Featured stories about Myanmar (Burma)
Stories about Myanmar (Burma)
"I want to create a piece of art that will last and that demands justice for my parents, in case I die before the revolution succeeds."
“We reject in the strongest possible terms any effort that may be perceived as legitimizing the junta.”
Myanmar’s military regime unveiled a large Maravijaya Buddha statue in a massive religious ceremony, which critics describe as an attempt to distract from the junta’s brutal leadership.
"Myanmar’s problems will not be solved by reducing the prison sentences on people who should never have been sentenced in the first place."
The Unfreedom Monitor is a project to analyse, document, and report on the growing phenomenon of the use of digital communications technology to advance authoritarian practices.
Taiwan is rated as one of the freest societies in Asia, but are the Taiwanese authorities ready to turn the island into a welcoming and safe haven for journalists fleeing authoritarianism in their home countries in Asia?
A documentary portraying a Taiwanese shrimp expert trying to find success in Myanmar tells in a very nuanced way the misperceptions many Taiwanese harbor about Southeast Asia.
Global Voices interviewed the Yangon Revolution Force (YRF) and the Artists Collective about the status and prospect of the urban struggle against the junta.
There are problematic channels growing around the Myanmar Telegram market but the company ignores the issues.
Advox research into digital authoritarianism in Myanmar is now in a report. Read an excerpt and download the full pdf.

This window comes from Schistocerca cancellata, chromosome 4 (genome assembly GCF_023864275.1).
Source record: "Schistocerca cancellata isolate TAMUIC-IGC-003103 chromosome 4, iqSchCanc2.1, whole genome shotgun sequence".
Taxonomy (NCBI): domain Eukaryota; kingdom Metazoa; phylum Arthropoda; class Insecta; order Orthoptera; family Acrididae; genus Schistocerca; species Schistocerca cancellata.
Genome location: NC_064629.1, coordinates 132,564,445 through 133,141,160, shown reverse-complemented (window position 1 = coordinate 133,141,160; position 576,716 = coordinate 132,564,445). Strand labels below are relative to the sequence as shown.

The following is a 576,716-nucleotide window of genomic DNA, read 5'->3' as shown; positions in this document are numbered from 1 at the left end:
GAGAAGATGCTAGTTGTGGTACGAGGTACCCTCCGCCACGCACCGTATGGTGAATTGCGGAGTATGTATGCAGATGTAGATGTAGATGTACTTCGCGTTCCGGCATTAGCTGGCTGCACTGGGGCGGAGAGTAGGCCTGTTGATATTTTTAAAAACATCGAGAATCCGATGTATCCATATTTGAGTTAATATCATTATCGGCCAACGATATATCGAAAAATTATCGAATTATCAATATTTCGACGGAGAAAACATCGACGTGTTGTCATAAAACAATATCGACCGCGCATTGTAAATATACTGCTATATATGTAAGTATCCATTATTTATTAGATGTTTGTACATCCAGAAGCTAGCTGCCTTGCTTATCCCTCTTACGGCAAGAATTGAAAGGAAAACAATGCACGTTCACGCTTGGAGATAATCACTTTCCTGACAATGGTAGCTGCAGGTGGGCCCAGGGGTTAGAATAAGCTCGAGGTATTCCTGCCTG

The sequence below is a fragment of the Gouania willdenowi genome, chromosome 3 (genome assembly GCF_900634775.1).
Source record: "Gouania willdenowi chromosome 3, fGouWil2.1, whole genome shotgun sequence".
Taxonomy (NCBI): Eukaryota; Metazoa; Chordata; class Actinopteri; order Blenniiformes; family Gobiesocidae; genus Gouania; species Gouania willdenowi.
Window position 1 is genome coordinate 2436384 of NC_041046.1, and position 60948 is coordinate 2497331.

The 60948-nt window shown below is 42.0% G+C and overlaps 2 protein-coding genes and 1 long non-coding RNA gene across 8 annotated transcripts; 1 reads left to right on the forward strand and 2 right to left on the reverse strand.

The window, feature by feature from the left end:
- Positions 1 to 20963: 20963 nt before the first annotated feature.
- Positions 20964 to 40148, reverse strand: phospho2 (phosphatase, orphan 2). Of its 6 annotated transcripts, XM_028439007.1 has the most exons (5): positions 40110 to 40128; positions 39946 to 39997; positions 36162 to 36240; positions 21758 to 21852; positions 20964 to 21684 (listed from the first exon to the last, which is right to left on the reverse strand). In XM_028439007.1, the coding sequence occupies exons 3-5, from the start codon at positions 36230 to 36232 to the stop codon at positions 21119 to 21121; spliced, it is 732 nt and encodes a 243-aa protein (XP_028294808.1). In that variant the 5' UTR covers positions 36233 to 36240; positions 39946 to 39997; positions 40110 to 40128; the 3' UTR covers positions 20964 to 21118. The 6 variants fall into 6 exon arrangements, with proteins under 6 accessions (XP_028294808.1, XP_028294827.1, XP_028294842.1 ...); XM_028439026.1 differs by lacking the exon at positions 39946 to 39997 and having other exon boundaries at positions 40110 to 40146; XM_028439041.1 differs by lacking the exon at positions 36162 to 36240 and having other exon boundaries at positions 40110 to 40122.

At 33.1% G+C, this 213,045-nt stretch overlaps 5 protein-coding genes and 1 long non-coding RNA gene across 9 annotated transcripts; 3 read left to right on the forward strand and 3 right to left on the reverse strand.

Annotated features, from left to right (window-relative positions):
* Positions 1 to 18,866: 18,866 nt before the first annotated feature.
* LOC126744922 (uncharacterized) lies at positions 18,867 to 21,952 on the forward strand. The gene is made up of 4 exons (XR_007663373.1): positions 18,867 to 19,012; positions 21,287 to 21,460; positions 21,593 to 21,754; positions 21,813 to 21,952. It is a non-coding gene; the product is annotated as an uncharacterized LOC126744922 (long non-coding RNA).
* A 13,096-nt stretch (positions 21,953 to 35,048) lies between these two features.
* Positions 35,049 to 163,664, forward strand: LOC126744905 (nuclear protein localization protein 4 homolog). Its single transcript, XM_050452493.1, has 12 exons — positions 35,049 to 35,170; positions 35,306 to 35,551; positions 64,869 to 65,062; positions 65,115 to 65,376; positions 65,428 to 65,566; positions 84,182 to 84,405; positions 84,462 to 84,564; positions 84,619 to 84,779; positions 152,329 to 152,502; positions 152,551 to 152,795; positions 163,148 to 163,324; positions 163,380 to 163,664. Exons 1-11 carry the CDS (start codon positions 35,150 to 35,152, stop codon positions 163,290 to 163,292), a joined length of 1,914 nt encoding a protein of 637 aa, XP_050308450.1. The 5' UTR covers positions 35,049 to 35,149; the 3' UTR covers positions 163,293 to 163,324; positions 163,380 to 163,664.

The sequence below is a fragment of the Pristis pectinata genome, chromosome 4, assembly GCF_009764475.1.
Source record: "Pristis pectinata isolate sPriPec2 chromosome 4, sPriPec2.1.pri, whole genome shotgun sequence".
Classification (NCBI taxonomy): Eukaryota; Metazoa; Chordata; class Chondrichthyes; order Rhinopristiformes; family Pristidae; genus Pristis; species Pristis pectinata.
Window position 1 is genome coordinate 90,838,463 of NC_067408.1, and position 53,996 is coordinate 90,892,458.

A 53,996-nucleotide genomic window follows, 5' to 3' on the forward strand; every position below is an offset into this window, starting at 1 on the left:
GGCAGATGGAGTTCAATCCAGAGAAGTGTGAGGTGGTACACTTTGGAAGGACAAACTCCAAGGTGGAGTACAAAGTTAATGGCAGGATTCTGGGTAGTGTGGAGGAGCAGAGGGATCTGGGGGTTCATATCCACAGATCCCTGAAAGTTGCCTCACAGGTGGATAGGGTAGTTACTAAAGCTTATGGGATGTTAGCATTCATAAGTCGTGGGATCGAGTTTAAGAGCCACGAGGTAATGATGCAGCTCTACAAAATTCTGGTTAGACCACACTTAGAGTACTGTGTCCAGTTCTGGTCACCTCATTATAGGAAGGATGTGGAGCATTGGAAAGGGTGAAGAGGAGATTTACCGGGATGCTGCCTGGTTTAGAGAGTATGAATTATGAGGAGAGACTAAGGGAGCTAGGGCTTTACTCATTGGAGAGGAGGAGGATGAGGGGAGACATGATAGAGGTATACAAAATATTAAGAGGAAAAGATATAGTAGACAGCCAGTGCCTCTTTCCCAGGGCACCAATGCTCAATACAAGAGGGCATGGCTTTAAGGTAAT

"…information disorders have been weaponized for political gain, while oppressive governments have tried to control the internet, particularly through social media, and crackdown on dissidents using digital surveillance as tactic."
How internet shutdowns in Myanmar have been endangering lives and affecting humanitarian work since the coup
The internet blackout has made it difficult for locals to both send and receive information on the conditions in the region, report human rights abuses committed by the military regime, or raise funds for humanitarian business.
Social media platforms have an oversized influence on political events such as elections, and they have a responsibility to advance democracy.
The works of Rohingya photographers were used by international non-profits and media houses without consent or paying for them. Global Voices interviewed journalist and filmmaker Shafiur Rahman to learn more.
"If I can, I would like to ask the Thai government to accept us and set up a centre for war refugees. The people who come here aren’t evil people."
"The international community must renew its commitment to Myanmar and protect and defend the courageous journalists who are risking their lives to report on the regime’s ongoing human rights abuses.”
Pro-military people are urging the military authorities to take action against those who are pro-democracy, calling for detention, imprisonment, property seizure, revoking citizenship and travel documents — even the execution of political prisoners and rebels.
Researchers from Myanmar expect heightened tension as the country heads towards military-led elections this year.
"I'd like to emphasize the fact the most vulnerable have been victimized by the military, which is still going on."
"I hate the dictatorship. I already suffered from it when I was young. I was frightened and would hide in my house if I heard people speaking Burmese."
"My son was not a thief or a thug. I am proud of him for giving his life for the country. I’m really proud of my son."